FIG. 1 is a circuit diagram of one embodiment of the present invention which utilizes two separate transformers in interspeaker cabling to develop difference signals for the dimensional sub-speakers.
FIG. 2 is a circuit diagram of another embodiment of the present invention which utilizes only one transformer in the interspeaker cabling to develop the difference signals for the dimensional sub-speakers.
FIG. 2a is another embodiment of the present invention wherein two inductors are added to the circuit of FIG. 2 such that the single transformer in the interspeaker cabling utilized to develop the difference signals for the dimensional sub-speakers may be removed from the circuit without affecting the operation of the system when used with common-ground type amplifiers or added as an accessory for use with non-common-ground type amplifiers.
FIG. 3 is a top plan view of placement of driver speakers and dimensional sub-speakers in a Maserati Biturbo automobile which has been found to work well in achieving an enhanced acoustic image and realistic ambient field of reproduced sound.
Turning now to FIG. 1, there is shown a circuit diagram of one embodiment of the present invention. A left channel stereo signal is present at terminals 11 and 12 and is connected directly to a left main speaker 13. Similarly, a right channel stereo signal is present at terminals 14 and 15 and is directly connected to a right main speaker 16. A left sub-speaker or dimensional speaker 17 and a right sub-speaker or dimensional speaker 18 are also provided. In the context of a home environment, the right main speaker and right dimensional speaker can be mounted in a common enclosure as can the left main speaker and left dimensional speaker, as disclosed as one of the embodiments in U.S. Pat. No. 4,638,505. In the context of an automobile environment, the main speakers are mounted in the front of the automobile, typically in the door kick panels or dashboard. The dimensional speakers are mounted in the rear of the automobile, typically in the rear deck or parcel shelf. It is also within the scope of the present invention to mount the main speakers in the rear of the automobile and the dimensional speakers in the front.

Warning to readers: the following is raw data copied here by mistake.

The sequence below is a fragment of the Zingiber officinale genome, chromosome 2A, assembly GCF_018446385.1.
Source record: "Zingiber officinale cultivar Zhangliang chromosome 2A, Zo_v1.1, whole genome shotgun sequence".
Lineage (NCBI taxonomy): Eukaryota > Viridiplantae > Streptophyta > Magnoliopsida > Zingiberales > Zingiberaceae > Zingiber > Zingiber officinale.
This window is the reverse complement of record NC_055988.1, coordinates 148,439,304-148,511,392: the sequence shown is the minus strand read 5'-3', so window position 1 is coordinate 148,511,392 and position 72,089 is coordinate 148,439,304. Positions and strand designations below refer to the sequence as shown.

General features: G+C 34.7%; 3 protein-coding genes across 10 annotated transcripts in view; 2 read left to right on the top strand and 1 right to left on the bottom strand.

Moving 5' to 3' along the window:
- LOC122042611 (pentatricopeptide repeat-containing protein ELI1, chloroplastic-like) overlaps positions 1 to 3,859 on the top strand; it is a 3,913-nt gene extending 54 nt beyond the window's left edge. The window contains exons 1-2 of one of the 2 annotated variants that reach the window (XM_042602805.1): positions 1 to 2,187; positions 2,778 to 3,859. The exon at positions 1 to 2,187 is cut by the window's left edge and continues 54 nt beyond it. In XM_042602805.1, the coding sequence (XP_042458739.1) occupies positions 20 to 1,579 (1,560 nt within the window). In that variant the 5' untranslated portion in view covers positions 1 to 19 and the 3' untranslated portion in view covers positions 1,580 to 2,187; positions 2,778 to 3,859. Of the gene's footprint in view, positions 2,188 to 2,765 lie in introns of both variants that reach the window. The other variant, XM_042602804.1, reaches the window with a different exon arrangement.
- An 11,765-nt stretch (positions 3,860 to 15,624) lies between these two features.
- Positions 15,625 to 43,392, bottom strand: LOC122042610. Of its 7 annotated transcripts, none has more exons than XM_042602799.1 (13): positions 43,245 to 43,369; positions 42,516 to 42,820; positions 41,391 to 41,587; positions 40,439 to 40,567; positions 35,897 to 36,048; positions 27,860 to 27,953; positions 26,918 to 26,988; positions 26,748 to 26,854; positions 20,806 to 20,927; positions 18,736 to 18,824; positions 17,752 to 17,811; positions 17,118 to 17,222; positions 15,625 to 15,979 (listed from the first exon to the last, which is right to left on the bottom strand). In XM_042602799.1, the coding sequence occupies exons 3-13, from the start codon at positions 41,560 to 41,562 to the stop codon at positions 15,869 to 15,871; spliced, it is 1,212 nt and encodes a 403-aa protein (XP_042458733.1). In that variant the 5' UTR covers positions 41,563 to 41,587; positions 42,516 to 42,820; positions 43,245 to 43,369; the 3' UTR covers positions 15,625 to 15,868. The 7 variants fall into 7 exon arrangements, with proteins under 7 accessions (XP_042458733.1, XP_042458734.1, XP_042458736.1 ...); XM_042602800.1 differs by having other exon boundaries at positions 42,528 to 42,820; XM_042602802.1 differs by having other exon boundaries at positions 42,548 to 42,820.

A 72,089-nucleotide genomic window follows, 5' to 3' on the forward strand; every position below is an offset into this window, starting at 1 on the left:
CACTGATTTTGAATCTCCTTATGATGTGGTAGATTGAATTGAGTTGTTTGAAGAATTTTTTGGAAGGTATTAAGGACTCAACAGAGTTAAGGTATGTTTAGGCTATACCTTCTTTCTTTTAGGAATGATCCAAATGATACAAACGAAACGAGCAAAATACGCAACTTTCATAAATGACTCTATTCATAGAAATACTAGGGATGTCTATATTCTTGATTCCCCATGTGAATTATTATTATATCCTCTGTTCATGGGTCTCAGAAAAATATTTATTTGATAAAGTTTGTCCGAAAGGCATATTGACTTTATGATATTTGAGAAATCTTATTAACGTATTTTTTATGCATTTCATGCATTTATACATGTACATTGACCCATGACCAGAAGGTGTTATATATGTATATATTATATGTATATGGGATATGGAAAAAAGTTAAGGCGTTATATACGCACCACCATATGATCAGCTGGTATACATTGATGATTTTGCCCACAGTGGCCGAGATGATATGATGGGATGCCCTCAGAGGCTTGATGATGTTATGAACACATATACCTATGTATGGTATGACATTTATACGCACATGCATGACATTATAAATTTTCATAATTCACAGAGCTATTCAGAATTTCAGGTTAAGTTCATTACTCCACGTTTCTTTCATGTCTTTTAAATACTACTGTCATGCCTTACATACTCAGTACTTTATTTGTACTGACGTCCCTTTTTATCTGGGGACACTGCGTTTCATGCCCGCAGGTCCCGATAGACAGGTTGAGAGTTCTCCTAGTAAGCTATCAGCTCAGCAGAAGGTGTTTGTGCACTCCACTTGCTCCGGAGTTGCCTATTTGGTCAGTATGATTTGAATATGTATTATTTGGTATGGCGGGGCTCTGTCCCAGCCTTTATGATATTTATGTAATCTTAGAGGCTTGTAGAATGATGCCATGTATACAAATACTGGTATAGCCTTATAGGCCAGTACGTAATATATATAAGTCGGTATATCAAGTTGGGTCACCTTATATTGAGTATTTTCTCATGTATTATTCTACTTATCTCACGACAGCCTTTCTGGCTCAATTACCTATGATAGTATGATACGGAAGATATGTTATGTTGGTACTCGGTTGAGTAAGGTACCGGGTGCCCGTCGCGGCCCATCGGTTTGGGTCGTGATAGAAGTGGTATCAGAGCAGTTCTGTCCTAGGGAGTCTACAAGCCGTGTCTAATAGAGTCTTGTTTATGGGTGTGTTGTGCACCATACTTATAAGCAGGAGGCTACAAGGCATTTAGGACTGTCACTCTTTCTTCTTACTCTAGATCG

The embodiment of FIG. 1 includes two transformers 19 and 20 each having a primary winding P and a secondary winding S. The primary winding of transformer 19 is coupled through a capacitor C to the left channel input. The secondary winding of transformer 19 couples the left channel signal in the transformer primary in inverse phase to the right dimensional speaker 18. Similarly, the primary winding of transformer 20 is coupled through a capacitor C to the right channel input. The secondary winding of transformer 20 couples the right channel signal in the transformer primary in inverse phase to the left dimensional speaker 17. In accordance with a specific embodiment of the invention, the transformers 19 and 20 are 1:1, the inductance of the primary and secondary windings is 4.2 mH, the capacitors C have a value of 260 micofarads, and the dimensional speakers have an impedance of 6.2 ohms.